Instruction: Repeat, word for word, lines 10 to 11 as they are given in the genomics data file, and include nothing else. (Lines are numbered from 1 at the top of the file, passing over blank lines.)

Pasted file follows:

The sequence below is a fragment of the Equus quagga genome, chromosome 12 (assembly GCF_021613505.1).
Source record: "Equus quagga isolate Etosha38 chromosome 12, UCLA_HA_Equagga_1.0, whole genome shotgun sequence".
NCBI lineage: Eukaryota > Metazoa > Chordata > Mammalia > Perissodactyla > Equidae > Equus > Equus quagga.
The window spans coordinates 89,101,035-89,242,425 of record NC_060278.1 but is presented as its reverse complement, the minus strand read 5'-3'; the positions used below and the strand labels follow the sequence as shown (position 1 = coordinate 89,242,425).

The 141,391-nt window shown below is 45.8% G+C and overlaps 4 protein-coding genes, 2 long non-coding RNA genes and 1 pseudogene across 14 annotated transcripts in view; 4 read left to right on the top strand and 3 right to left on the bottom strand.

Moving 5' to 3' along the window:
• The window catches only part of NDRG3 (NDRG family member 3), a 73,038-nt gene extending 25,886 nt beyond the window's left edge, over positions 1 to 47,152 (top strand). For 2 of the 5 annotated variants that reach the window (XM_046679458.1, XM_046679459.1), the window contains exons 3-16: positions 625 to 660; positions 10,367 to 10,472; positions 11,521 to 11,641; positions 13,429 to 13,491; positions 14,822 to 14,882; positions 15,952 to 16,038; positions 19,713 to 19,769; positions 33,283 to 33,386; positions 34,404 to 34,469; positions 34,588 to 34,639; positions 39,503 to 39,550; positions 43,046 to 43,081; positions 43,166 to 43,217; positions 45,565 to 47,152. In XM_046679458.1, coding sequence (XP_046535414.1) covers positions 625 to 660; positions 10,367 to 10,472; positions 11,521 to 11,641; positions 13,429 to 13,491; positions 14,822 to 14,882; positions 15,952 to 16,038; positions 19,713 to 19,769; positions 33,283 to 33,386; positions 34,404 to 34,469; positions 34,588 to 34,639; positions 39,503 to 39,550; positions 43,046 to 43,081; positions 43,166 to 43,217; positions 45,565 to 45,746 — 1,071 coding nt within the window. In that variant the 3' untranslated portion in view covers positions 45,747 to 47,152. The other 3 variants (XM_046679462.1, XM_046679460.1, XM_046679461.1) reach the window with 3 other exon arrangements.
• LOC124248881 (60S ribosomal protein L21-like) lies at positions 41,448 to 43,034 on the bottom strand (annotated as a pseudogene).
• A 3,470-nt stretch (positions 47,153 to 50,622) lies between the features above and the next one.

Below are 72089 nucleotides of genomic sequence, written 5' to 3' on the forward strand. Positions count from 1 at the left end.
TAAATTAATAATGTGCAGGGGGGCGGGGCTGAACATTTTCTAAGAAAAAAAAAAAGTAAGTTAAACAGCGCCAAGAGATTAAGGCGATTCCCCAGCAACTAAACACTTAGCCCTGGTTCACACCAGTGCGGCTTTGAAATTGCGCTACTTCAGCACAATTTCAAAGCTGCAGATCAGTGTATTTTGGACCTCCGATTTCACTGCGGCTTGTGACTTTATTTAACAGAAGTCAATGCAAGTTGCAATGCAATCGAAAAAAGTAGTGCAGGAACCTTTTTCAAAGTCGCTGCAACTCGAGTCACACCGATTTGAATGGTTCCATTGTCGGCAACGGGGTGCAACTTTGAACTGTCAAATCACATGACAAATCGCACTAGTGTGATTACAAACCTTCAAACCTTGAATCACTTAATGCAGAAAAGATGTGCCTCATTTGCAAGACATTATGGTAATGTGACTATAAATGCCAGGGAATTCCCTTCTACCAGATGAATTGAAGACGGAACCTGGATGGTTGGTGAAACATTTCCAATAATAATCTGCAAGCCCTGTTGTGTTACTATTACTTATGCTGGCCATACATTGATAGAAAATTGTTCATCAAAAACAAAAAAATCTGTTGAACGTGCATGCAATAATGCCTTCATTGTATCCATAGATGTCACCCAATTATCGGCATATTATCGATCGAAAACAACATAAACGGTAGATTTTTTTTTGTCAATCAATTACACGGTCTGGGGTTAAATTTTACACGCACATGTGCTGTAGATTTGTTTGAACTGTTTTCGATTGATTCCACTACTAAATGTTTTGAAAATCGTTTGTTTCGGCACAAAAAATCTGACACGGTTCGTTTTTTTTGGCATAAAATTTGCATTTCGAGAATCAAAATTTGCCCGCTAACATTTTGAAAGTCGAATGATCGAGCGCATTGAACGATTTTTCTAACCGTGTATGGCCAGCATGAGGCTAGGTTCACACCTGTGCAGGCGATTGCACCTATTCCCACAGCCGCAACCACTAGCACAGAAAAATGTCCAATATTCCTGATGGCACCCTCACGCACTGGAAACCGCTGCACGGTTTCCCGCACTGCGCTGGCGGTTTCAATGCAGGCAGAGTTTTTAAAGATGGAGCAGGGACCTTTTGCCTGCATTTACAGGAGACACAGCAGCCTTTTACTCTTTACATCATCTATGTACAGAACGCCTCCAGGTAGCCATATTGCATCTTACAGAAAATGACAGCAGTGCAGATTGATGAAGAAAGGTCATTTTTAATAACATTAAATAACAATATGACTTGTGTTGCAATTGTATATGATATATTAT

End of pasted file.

Below are 72089 nucleotides of genomic sequence, written 5' to 3' on the forward strand. Positions count from 1 at the left end.
TAAATTAATAATGTGCAGGGGGGCGGGGCTGAACATTTTCTAAGAAAAAAAAAAAGTAAGTTAAACAGCGCCAAGAGATTAAGGCGATTCCCCAGCAACTAAACACTTAGCCCTGGTTCACACCAGTGCGGCTTTGAAATTGCGCTACTTCAGCACAATTTCAAAGCTGCAGATCAGTGTATTTTGGACCTCCGATTTCACTGCGGCTTGTGACTTTATTTAACAGAAGTCAATGCAAGTTGCAATGCAATCGAAAAAAGTAGTGCAGGAACCTTTTTCAAAGTCGCTGCAACTCGAGTCACACCGATTTGAATGGTTCCATTGTCGGCAACGGGGTGCAACTTTGAACTGTCAAATCACATGACAAATCGCACTAGTGTGATTACAAACCTTCAAACCTTGAATCACTTAATGCAGAAAAGATGTGCCTCATTTGCAAGACATTATGGTAATGTGACTATAAATGCCAGGGAATTCCCTTCTACCAGATGAATTGAAGACGGAACCTGGATGGTTGGTGAAACATTTCCAATAATAATCTGCAAGCCCTGTTGTGTTACTATTACTTATGCTGGCCATACATTGATAGAAAATTGTTCATCAAAAACAAAAAAATCTGTTGAACGTGCATGCAATAATGCCTTCATTGTATCCATAGATGTCACCCAATTATCGGCATATTATCGATCGAAAACAACATAAACGGTAGATTTTTTTTTGTCAATCAATTACACGGTCTGGGGTTAAATTTTACACGCACATGTGCTGTAGATTTGTTTGAACTGTTTTCGATTGATTCCACTACTAAATGTTTTGAAAATCGTTTGTTTCGGCACAAAAAATCTGACACGGTTCGTTTTTTTTGGCATAAAATTTGCATTTCGAGAATCAAAATTTGCCCGCTAACATTTTGAAAGTCGAATGATCGAGCGCATTGAACGATTTTTCTAACCGTGTATGGCCAGCATGAGGCTAGGTTCACACCTGTGCAGGCGATTGCACCTATTCCCACAGCCGCAACCACTAGCACAGAAAAATGTCCAATATTCCTGATGGCACCCTCACGCACTGGAAACCGCTGCACGGTTTCCCGCACTGCGCTGGCGGTTTCAATGCAGGCAGAGTTTTTAAAGATGGAGCAGGGACCTTTTGCCTGCATTTACAGGAGACACAGCAGCCTTTTACTCTTTACATCATCTATGTACAGAACGCCTCCAGGTAGCCATATTGCATCTTACAGAAAATGACAGCAGTGCAGATTGATGAAGAAAGGTCATTTTTAATAACATTAAATAACAATATGACTTGTGTTGCAATTGTATATGATATATTAT